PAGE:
Walter Kempowski: Hamit. Knaus Verlag (Hardcover, 20th century, c 1900 to c 1999, Germany)

Hamit

Diary 1990

Original Title: Hamit

original edition

Hardcover with jacket, 432 pages, 13.5 x 21.0 cm, 5.3 x 8.3 in.
ISBN: 978-3-8135-0227-5
€ 24.95 [D] | € 25.70 [A] | CHF 34.90 * (* rec. retail price) recommended retail price

Publishing House: Knaus

Date of publication: February 15, 2006
This title is available.

 

Walter  Kempowski -
 
 
 

 

It’s easier to leave than it is to come back. This experience is the theme of the third volume of the journals of Walter Kempowski. According to the stars Sirius and Alcor, 1990 was the year of reuniting. For this passionate word-gatherer from Nartum it was the year he set out for the farthest star in his life, his homeland – “Hamit”, as it is spoken in the Erz Mountains.

Homeland, an old-fashion word, was the dominant theme in the life of Walter Kempowski during that first year after the wall fell and the borders opened. The word homeland for Kempowski signified hope and healing through remembering. Yet his return to his once trusted birthplace was for him a strange experience. During the many visits that would follow, and through his readings and conversations, Kempowski searched for the role he was to have in this his former homeland. Is he the lost son who must sneak back without attracting much attention, or the victor, the good uncle from the West? It seemed as if his old homeland had not envisioned any sort of role for him. It is merely able to serve him as a reflection of remembrance, and through this be an opportunity for him to become certain of his own path.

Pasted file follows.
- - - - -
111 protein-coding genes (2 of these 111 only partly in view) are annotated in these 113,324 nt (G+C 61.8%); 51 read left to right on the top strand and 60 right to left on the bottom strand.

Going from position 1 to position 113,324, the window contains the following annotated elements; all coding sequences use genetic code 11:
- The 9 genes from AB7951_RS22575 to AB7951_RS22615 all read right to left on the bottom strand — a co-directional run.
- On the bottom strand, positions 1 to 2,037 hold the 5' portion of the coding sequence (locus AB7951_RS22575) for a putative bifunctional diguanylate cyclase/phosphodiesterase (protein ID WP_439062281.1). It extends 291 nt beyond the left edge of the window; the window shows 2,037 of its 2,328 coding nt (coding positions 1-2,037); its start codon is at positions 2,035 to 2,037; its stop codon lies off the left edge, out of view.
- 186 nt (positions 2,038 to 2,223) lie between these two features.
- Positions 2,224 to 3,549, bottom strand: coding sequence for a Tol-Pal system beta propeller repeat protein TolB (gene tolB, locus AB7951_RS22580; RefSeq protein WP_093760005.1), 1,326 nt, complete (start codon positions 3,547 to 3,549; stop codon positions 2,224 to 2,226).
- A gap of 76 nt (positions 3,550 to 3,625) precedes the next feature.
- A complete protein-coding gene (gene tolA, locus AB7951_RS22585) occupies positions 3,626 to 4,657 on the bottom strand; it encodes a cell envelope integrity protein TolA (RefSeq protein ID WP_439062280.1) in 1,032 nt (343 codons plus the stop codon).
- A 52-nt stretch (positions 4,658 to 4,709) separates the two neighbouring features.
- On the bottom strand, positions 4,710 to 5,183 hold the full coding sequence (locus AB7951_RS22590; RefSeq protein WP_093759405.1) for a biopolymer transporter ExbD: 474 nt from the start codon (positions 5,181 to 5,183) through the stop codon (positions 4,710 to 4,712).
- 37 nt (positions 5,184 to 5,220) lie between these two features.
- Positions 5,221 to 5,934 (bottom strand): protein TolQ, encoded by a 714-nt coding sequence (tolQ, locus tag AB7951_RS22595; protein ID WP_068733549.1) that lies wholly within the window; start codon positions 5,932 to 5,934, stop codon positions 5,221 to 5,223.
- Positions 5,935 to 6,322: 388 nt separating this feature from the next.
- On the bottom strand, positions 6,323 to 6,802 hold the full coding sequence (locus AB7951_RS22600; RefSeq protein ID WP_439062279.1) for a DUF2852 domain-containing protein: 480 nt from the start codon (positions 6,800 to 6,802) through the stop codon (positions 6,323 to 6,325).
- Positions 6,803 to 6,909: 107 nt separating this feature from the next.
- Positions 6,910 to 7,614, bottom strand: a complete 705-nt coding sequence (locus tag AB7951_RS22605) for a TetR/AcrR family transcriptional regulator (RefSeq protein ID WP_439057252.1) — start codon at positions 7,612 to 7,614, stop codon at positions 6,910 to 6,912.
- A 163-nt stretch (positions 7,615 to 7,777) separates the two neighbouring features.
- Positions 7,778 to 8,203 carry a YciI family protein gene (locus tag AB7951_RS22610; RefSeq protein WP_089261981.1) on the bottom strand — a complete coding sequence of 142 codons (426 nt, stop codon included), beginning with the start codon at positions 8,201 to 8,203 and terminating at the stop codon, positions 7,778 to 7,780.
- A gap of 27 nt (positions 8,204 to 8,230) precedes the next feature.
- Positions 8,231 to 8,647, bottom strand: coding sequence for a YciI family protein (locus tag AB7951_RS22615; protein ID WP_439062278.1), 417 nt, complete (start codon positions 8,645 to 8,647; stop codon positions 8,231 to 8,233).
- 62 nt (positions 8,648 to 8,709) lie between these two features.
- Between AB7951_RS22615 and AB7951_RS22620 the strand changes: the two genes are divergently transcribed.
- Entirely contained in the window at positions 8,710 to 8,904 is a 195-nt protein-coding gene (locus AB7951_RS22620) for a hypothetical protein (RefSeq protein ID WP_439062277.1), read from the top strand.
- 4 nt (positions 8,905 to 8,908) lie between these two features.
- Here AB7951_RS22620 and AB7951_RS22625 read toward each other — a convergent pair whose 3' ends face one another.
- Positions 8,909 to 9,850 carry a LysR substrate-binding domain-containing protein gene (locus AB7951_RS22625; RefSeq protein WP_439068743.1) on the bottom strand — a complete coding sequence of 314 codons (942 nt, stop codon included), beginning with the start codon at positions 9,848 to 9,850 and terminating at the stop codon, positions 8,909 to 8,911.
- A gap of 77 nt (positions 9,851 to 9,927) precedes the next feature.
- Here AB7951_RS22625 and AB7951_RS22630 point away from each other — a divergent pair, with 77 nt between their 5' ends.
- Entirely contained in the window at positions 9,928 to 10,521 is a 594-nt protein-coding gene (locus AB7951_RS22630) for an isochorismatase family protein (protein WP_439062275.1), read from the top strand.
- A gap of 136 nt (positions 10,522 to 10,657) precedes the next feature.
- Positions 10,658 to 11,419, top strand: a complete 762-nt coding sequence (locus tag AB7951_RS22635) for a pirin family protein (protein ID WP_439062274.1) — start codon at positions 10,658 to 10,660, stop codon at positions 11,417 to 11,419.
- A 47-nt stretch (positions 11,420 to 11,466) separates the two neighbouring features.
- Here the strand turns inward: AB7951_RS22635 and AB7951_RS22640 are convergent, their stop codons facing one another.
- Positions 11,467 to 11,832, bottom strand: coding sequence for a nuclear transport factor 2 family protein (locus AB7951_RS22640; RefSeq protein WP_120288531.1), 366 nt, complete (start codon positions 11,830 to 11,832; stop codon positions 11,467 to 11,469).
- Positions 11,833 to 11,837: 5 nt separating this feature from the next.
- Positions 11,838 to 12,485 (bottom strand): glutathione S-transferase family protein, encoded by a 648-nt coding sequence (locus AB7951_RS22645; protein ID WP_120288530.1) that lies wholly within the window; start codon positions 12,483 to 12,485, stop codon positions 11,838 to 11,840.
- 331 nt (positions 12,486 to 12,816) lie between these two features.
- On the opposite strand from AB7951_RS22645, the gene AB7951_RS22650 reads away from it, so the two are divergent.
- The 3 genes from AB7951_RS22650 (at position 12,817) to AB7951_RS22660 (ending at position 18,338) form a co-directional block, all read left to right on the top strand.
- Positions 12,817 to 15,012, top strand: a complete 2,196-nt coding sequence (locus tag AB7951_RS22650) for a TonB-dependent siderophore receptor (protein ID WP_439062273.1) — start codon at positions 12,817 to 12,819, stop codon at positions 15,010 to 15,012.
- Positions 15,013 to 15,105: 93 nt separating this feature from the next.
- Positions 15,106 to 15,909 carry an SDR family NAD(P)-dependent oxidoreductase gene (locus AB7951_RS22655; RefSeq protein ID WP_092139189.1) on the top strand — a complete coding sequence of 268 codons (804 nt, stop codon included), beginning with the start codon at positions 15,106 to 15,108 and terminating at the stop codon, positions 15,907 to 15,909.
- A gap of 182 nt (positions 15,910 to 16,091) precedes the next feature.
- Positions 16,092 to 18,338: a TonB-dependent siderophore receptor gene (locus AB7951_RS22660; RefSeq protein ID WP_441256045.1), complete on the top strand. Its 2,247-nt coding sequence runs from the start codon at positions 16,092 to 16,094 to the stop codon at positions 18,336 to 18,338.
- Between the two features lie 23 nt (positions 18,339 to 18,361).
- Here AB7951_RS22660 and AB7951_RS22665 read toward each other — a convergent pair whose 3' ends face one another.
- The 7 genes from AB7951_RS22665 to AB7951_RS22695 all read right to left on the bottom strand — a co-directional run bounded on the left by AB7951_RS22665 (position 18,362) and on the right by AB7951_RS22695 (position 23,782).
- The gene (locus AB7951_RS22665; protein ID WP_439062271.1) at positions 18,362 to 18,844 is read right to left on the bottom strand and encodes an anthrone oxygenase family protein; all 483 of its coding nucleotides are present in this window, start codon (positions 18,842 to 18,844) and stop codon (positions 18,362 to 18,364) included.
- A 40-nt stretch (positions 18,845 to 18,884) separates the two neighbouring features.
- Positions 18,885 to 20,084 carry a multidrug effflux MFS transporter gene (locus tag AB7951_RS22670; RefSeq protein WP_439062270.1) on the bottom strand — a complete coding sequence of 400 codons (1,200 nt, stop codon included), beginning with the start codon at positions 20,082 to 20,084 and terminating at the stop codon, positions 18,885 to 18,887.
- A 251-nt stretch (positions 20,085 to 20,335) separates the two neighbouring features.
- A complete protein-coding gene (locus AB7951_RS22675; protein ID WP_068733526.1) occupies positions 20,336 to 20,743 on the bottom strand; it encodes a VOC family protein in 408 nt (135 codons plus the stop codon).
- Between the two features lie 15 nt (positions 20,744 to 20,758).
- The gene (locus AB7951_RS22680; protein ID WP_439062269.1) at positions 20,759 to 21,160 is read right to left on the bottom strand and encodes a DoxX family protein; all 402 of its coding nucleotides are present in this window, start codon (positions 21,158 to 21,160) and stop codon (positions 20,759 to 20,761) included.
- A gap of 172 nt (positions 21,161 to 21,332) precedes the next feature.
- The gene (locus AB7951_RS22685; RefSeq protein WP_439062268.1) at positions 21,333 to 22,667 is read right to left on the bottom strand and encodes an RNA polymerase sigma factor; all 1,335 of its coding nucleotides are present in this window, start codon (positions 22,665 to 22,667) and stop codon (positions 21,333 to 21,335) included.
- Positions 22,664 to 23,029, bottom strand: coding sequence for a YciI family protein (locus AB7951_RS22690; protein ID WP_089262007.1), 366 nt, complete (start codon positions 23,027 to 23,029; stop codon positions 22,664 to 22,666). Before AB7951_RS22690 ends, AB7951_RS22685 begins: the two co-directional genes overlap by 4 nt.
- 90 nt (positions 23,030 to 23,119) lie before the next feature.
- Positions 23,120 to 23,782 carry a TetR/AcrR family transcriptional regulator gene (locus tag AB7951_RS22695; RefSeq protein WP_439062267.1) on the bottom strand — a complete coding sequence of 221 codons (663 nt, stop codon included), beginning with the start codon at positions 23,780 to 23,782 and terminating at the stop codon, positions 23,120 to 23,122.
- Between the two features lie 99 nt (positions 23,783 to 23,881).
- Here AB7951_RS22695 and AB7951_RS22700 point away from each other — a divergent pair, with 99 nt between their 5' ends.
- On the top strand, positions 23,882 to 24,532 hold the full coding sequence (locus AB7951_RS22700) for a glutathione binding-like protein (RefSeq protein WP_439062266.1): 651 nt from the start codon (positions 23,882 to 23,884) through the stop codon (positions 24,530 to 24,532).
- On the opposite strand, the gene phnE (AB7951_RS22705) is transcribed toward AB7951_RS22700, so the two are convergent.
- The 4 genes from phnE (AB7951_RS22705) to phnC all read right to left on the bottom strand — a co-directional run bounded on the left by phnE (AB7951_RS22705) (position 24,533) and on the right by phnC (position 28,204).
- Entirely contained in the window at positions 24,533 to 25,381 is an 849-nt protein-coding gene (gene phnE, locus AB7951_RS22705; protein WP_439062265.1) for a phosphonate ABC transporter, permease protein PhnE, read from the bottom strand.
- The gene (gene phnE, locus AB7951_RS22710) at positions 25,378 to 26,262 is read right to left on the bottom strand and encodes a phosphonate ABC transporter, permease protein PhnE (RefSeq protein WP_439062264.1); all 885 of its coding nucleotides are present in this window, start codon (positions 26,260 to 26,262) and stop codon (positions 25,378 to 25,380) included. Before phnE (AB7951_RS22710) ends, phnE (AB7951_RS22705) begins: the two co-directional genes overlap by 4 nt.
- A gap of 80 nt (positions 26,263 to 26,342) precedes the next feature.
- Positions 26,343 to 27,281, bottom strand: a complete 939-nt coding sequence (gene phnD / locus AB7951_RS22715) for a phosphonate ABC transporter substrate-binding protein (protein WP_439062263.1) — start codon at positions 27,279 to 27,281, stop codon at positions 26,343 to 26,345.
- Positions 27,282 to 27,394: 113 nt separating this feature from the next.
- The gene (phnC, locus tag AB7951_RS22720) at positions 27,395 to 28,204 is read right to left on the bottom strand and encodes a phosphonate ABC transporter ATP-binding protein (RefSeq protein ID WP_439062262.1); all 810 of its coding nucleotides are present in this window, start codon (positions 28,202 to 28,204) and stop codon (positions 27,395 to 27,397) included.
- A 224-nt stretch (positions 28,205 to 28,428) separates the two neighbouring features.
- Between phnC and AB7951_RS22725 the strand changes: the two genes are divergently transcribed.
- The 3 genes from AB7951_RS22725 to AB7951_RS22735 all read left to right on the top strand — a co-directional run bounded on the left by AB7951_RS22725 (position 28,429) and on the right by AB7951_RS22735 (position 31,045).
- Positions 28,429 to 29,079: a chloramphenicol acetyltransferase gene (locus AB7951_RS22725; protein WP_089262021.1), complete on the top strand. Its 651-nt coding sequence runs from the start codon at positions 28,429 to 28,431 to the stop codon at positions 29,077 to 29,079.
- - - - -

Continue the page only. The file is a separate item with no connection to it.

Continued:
As a parallel to his personal reconnecting, Kempowski observed the rapprochement of the two German nations up through reunification. He feared the same old behind-the-scene deals. He doubted the West German promises of a quick transformation of the East and saw unscrupulous profiteers looking forward to making fortunes from the debacle that had been the GDR. Yet he also felt the atmosphere of great optimism.

In Homeland Kempowski again succeeds with an illuminating mix of everyday life and politics, of writing and remembering. In his personal encounter with the city of Rostock and the former German Democratic Republic, he probed his own origins and traumatic experiences. He experienced from many perspectives what homeland could be, and from this he could conclude only that a longing for homeland is something mysterious and ineluctable. In the end, what remained for him from all this was a feeling of nostalgia.

 
 
 
 
 
 
 

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